The perplexity which this subject has occasioned in morals and theology, has arisen principally from this single cause,—from overlooking the well-known fact, that self-love is involuntary. Regarding it as voluntary, some, like Shaftesbury, have denounced it, and held, that we must cease to desire happiness, or never be virtuous; while others, fixing on sone of its more useful and pleasing forms, such as our constitutional desire to relieve suffering, called pity, or the involuntary affection of parents for their offspring, have extolled them as so many real virtues. The consequence has been, among those who preach the gospel, that while one bas been satisfied if he could only excite such constitutional emotions as Milton describes in the breast of Satan, when, looking on the grace and purity of an unfallen fellow-spirit, he
“felt how awful goodness is, and saw
Virtue in her shape how lovely,” another has been afraid to appeal to man's self-love, as the bible does, by all that is moving to a sensitive being, lest he should excite selfish feelings. And among their hearers, one in the piety of his heart blames himself for feelings beyond his power to control ; while another, in his pride, thinks his bosom heaving with holy emotions, when it is only the working of a power within him which, if he would, he cannot resist.
Destroy self-love, as some would do, and all the motives to holiness which the universe presents, would fall on the sinner's heart powerless as water on the rock. Tell him of heavenly joys; he can never choose them, for he feels no desires prompting him to such a choice. Talk of the agonies of hell; no involuntary dread thrills through his soul, urging him to escape them. He can look down on its fiery billows, or upward on heaven's dazzling glories, alike unmoved, and must forever do so. Annibilate self-love, throughout the universe of being, and all voluntary action must instantly cease : with no desires to gratify, there would be no motive for action. God himself would henceforth set inactive on his throne, to look coldly down on a still motionless universe. For still and motionless it must be, unless, perchance, nature should keep on a while in her wonted course by the mere power durance; but she, too, for tbe want of his sustaining arın, must, at length, flag, and finally sink down to sleep in original chaos.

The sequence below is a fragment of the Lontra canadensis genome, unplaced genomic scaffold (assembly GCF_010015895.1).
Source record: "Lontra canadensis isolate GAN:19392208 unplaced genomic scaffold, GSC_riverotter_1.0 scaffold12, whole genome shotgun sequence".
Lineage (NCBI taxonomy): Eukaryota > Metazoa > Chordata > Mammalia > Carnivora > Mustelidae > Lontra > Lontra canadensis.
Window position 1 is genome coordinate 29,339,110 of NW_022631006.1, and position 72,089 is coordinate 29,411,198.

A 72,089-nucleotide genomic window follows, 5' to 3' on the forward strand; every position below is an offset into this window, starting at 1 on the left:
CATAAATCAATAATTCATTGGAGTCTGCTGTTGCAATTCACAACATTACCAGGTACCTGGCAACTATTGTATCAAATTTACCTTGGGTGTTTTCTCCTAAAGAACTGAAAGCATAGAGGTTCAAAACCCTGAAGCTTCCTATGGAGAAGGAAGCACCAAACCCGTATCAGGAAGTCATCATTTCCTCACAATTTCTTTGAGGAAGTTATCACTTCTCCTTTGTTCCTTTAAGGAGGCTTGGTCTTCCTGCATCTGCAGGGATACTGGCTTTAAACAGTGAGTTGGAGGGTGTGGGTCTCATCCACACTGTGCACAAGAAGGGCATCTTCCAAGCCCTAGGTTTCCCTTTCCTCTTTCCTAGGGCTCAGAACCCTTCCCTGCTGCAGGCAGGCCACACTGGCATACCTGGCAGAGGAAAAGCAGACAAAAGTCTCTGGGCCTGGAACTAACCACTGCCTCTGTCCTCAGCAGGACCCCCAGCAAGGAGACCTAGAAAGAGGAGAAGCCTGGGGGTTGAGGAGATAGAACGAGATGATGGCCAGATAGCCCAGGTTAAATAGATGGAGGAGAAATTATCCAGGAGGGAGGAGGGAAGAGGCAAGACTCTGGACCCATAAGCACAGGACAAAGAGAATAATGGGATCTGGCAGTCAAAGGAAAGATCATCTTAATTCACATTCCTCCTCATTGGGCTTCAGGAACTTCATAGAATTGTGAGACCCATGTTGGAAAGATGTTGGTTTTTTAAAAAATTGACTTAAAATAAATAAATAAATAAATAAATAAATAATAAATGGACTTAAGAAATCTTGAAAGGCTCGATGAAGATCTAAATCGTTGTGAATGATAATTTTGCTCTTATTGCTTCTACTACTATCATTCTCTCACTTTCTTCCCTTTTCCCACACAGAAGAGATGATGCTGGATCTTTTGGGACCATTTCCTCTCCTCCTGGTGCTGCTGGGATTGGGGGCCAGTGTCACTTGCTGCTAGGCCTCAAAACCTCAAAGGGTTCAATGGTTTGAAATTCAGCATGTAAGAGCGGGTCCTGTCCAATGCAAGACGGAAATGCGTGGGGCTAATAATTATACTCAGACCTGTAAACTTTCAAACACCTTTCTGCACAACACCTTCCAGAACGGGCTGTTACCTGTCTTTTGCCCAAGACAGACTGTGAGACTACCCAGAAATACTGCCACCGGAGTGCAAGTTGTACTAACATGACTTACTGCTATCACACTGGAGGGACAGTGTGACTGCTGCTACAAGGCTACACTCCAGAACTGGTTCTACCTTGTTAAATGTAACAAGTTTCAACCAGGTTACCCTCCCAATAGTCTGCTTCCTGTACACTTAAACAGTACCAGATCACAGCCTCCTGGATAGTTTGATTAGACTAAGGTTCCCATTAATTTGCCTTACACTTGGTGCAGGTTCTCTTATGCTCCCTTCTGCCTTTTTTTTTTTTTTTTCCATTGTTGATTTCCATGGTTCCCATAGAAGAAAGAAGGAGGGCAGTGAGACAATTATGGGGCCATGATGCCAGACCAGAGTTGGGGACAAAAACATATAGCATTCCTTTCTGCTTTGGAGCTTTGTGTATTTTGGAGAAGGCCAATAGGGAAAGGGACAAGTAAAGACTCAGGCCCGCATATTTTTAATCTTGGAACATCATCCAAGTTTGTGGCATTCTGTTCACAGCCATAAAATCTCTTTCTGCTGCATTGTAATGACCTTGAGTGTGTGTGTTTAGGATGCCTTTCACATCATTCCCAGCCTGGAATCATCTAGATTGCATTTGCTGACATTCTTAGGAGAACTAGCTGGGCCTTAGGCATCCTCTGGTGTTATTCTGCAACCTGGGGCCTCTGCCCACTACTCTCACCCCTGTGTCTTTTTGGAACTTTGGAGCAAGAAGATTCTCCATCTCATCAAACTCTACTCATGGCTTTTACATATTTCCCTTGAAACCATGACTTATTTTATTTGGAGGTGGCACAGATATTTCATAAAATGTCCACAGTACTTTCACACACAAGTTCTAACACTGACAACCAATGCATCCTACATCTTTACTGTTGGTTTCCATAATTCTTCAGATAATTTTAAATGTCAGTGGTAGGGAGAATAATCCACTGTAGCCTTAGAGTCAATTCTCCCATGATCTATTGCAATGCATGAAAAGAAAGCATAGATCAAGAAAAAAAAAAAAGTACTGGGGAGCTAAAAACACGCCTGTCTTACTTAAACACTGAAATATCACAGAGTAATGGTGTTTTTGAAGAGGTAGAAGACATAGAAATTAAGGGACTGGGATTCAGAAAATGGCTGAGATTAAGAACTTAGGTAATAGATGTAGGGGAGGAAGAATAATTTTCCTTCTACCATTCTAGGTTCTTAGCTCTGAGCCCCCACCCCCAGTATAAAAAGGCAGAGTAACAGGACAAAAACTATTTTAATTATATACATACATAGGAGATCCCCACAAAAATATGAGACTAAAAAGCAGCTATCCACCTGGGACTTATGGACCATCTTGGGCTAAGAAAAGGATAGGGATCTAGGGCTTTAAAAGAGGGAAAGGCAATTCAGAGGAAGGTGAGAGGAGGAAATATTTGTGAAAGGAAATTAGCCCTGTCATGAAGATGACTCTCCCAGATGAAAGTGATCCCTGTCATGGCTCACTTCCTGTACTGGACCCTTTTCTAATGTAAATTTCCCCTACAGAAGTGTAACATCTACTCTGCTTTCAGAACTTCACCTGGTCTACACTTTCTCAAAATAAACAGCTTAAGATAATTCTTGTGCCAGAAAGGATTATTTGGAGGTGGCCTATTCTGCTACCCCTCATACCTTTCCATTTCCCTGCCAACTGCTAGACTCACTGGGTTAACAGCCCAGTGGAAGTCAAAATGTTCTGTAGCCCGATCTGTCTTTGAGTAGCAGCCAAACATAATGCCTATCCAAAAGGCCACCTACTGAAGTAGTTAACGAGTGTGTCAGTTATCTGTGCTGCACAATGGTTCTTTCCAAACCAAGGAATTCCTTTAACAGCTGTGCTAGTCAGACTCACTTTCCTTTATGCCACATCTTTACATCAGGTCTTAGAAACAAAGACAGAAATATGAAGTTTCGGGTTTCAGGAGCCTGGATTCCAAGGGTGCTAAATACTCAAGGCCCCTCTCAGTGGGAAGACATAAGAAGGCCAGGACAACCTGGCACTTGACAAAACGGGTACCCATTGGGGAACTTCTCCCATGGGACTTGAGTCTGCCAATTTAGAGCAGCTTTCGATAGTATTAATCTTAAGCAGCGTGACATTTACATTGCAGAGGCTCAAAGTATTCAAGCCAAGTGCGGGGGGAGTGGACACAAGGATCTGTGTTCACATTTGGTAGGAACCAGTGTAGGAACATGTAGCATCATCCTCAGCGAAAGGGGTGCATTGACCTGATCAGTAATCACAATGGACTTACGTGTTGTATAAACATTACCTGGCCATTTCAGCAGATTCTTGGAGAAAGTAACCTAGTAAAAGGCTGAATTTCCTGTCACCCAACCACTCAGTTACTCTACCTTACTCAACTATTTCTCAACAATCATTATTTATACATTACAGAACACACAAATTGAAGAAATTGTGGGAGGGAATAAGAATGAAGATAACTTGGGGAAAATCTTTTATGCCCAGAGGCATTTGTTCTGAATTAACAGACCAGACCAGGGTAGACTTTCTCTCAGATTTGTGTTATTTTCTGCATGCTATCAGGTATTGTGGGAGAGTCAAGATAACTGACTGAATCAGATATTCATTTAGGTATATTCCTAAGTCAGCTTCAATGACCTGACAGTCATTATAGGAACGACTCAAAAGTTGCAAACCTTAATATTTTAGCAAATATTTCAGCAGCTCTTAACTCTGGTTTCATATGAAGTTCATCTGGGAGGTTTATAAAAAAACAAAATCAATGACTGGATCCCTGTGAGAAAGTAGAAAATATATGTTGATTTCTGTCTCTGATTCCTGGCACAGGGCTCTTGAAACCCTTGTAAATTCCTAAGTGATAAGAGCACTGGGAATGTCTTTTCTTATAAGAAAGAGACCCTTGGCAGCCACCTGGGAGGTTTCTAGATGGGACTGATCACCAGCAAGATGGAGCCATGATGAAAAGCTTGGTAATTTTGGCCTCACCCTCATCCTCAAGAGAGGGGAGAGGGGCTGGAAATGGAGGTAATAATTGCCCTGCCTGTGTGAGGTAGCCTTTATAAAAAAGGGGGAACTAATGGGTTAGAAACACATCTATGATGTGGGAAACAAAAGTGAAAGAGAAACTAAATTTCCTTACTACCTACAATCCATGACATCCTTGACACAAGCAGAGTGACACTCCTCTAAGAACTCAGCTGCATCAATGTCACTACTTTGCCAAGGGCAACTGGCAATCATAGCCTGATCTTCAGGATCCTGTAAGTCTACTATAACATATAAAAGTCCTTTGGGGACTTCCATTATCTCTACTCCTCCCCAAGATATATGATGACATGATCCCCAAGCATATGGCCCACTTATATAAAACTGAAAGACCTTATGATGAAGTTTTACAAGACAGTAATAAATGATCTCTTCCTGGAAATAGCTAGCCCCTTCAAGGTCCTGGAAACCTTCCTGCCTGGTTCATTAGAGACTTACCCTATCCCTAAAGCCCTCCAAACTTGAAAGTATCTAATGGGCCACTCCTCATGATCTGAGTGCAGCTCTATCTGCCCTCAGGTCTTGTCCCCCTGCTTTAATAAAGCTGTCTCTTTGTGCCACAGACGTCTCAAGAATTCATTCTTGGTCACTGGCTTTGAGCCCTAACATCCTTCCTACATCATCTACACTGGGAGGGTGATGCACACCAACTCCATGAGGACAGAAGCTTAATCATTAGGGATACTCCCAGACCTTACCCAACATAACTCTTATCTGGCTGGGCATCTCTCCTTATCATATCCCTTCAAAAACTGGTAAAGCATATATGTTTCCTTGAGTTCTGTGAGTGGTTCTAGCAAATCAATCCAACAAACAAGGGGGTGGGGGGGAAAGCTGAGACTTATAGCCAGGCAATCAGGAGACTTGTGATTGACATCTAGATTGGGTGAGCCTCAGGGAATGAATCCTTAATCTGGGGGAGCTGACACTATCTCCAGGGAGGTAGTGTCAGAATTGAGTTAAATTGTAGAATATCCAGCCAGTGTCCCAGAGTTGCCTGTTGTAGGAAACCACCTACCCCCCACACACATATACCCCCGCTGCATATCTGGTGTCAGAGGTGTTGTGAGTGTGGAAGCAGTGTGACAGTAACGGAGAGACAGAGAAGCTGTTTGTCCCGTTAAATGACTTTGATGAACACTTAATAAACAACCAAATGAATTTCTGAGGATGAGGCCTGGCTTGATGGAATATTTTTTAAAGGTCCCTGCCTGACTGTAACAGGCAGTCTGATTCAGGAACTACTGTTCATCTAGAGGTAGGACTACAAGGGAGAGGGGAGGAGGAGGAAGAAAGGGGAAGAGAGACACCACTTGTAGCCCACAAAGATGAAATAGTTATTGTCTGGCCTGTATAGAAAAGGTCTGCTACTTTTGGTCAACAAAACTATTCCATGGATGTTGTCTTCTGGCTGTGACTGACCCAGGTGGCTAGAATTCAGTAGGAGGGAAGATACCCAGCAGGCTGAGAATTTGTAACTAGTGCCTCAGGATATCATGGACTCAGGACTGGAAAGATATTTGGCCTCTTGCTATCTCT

ART. V.-MITCHELL'S PRACTICAL CHURCH-MEMBER.
The Proptical Church-Member: being a Guide to the principles and practice of the Congregational churches of New-England. By John MITCHELL, Pastor of the Congregational Church, Fair-Haven, Conn. New-Haven : 1835.
For a few of the last years, there has been very manifest, in the Congregational churches of New-England, an increasing attachment to their own system of external order and discipline. This is more especially the case, in the comparison of it with the system to which it is most nearly allied. To prelacy we have never had any affinity; but to Presbyterianism, there was extensively, within the memory of some now living, a strong partiality. Our harmony with the Presbyterian church in doctrine and discipline; its prominence in our country; our habits of intercourse with it; the transfer to it of many of our licentiates, of some of our most distinguished pastors, and of a multitude of our emigrating members; and our welcomed and ever to be cherished connections sormally established with it, contributed to this result. Much also was said in commendation of its polity; the promptness and energy of its discipline; its adaptedness to prevent debate and party feeling in judicial examinations ; its power to exclude heretical and unqualified teachers, and to remove those who become such; and its influence upon the public mind, by cornbining its members under one organization. In consequence of this, many of our young ministers began to whisper their dissatisfaction with Congregationalism, as informal and inefficacious; some of them proceeded to model their churches by the powers delegated to committees, after the pattern of the session, as nearly as the nature of the case, and the predilections of the people would admit; and the sentiment was general, that it was not only admissible, but Vol. VII.